Welcome to Tahoe Trail Guide!
You’ll find on this page an overview of how I’ve organized and tagged the hiking, cross-country skiing, and snowshoeing trails featured on Tahoe Trail guide.
First off, I want to point out that on a global scale Lake Tahoe is one location. However, locally we refer to places around Lake Tahoe as being on one of the four shores (north, south, east, or west). Believe it or not, it can take between 3-4 hours to drive the 72-mile circumference around Lake Tahoe depending on traffic, weather, construction, and special events.
So, I’ve categorized all of the Tahoe Trails as being located in one of those four cardinal categories. See the map below for how I’ve defined those areas.
As you would expect, most of the trails featured on Tahoe Trail Guide are located in and around the Lake Tahoe Basin. Please note, however, that some of these trails do extend beyond the borders of the Lake Tahoe Basin. Anything south of Carson Pass, for example, meets that criteria. Technically, the hike to Winnemucca Lake (south of Carson Pass) is out of the Tahoe watershed, but a site that didn’t include such a quintessential Tahoe hike would be incomplete.
Other examples of trails extending beyond Lake Tahoe’s watershed area include hikes that travel along the Pacific Crest Trail (PCT). Although the PCT extends all the way from the Mexican and Canadian borders, it passes along the entire western side of Lake Tahoe. Or, the Tahoe Yosemite Trail, which begins at Meeks Bay and continues south to Tuolumne Meadows in Yosemite National Park.
Also note that there are multiple national forests and wilderness areas that border Lake Tahoe or are close to it. Trails located within these adjacent lands are also included in the trails portion of Tahoe Trail Guide.
Lastly, I just want to emphasize that Tahoe Trail Guide is currently a one-person operation (me). I rotate between summer and winter seasonal outdoor recreation-based jobs. So, I don’t produce articles and trail blogs as frequently as I would like. However, what I do provide is thorough and full of firsthand, quality information.
Quadrant & Activity and Locations within Quadrant:
Searching by quadrant & activity is the quickest way to find the type of adventuring you want to do within your specific area of Lake Tahoe.
North Tahoe– north shore of Lake Tahoe, from Tahoe City to Incline Village, and extending to Truckee and Mount Rose
- North Tahoe Hiking
- North Tahoe Cross-Country Skiing & Snowshoeing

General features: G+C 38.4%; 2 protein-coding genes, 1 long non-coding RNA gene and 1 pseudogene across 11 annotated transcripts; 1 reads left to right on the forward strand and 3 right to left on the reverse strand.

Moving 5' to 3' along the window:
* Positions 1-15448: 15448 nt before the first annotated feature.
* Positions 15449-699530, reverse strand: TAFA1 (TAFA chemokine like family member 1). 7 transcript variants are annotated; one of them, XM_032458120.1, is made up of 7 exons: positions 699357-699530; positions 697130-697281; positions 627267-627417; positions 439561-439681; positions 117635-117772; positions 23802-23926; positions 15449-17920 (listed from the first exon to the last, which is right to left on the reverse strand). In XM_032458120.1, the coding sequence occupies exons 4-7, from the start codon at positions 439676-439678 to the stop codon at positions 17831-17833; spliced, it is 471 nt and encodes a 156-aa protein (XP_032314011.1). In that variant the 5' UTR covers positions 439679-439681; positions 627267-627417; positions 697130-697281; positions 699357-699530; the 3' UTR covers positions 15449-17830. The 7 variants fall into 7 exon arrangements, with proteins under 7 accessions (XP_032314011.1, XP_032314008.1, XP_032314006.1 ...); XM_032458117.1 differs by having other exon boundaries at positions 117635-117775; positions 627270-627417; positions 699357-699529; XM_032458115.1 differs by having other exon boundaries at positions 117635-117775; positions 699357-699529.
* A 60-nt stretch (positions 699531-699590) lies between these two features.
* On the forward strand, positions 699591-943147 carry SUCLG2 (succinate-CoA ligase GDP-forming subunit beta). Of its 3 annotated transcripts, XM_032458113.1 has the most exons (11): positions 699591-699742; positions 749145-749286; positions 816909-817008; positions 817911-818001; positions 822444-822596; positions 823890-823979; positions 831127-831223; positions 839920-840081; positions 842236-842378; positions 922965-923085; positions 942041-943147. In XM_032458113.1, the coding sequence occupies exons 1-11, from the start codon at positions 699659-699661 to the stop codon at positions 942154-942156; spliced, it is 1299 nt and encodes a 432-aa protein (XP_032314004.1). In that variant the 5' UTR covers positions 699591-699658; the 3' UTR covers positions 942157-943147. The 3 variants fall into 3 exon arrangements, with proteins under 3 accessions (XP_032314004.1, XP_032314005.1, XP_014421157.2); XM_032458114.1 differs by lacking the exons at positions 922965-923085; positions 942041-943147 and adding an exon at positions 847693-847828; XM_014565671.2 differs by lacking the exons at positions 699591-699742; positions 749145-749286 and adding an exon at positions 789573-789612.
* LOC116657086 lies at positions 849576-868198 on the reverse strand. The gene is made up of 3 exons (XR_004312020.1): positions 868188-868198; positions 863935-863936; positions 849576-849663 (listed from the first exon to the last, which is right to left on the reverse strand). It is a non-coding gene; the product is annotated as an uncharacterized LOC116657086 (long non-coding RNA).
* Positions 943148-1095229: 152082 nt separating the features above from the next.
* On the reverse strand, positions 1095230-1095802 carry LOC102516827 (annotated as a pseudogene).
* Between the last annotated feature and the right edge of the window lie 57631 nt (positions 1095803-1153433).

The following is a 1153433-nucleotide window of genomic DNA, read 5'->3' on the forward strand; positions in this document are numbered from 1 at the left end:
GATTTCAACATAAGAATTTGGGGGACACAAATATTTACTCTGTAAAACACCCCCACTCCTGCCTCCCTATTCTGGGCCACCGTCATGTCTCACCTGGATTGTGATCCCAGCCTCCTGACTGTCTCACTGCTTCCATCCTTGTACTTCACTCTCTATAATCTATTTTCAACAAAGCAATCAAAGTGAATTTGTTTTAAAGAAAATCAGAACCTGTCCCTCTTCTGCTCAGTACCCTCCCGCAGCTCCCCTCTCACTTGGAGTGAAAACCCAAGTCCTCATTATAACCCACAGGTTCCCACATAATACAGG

- Tahoe City
- Brockway Summit / SR 267
- Martis Valley
- Incline Village
- Mount Rose Highway / SR 431
- Donner Pass
South Tahoe – south shore of Lake Tahoe, from DL Bliss State Park to Kingsbury Grade, and extends south to Round Top
- South Tahoe Hiking
- South Tahoe Cross-Country Skiing & Snowshoeing
- Emerald Bay
- Fallen Leaf Lake (and area just north of it on SR 89)
- Desolation Wilderness
- Pioneer Trail
- Stateline (including Kingsbury Grade south of SR 207)
- Christmas Valley
- Luther Pass
- Hope Valley
- Carson Pass
East Tahoe– generally between Kingsbury Grade / SR 207 and Incline Village
- East Tahoe Hiking
- East Tahoe Cross-Country Skiing & Snowshoeing
- SR 28 East (Spooner Summit to Incline Village)
- Spooner Summit
- HWY 50 (Stateline to Spooner Summit)
- Kingsbury Grade (north of SR 207)
West Tahoe – generally between DL Bliss State Park and Tahoe City
- West Tahoe Hiking
- West Tahoe Cross-Country Skiing & Snowshoeing
- Tahoe City
- Homewood (and locations nearby on SR 89)
- Barker Pass
- Meeks Bay
- DL Bliss State Park
- Wrights Lake
Category of Hike or XC Ski/Snowshoe Route:
Primarily, I provide categories based on difficulty for each Lake Tahoe hiking trail and cross-country ski and snowshoe route. This is a standard feature with any guidebook as it gives you an idea as to what you can expect of the trail.
I admit, however, that searching Tahoe Trail Guide for a trail or route based on these levels of difficulty is not as effective as searching by quadrant and activity (described above). The reason for this is that Lake Tahoe is essentially four different locations (see introduction).
And, this website is designed to be a website, not necessarily an advanced database with infinite search and filter capabilities. What I’m saying is that I can only do so much before I start pulling out what remaining hair I have on my head when designing this thing.
So, please note that searching by category of hike or xc ski/snowshoe route will yield all trails and routes around Lake Tahoe that meet the criteria listed below.
Also note that some hiking trail articles also feature a category of difficulty for cross-country skiing and snowshoeing. This is because I haven’t yet published specific articles for those winter activities along their corresponding summer trails.
Short Hikes and Beginner XC Ski/Snowshoe Routes
“Where’s a good place to go hiking?” was the most common question I was asked while working at a backpacking store in South Lake Tahoe (2014 -2016). This isn’t surprising, but it was a challenge to answer when the person asking was standing beside their eight year old son and 80 year old mother.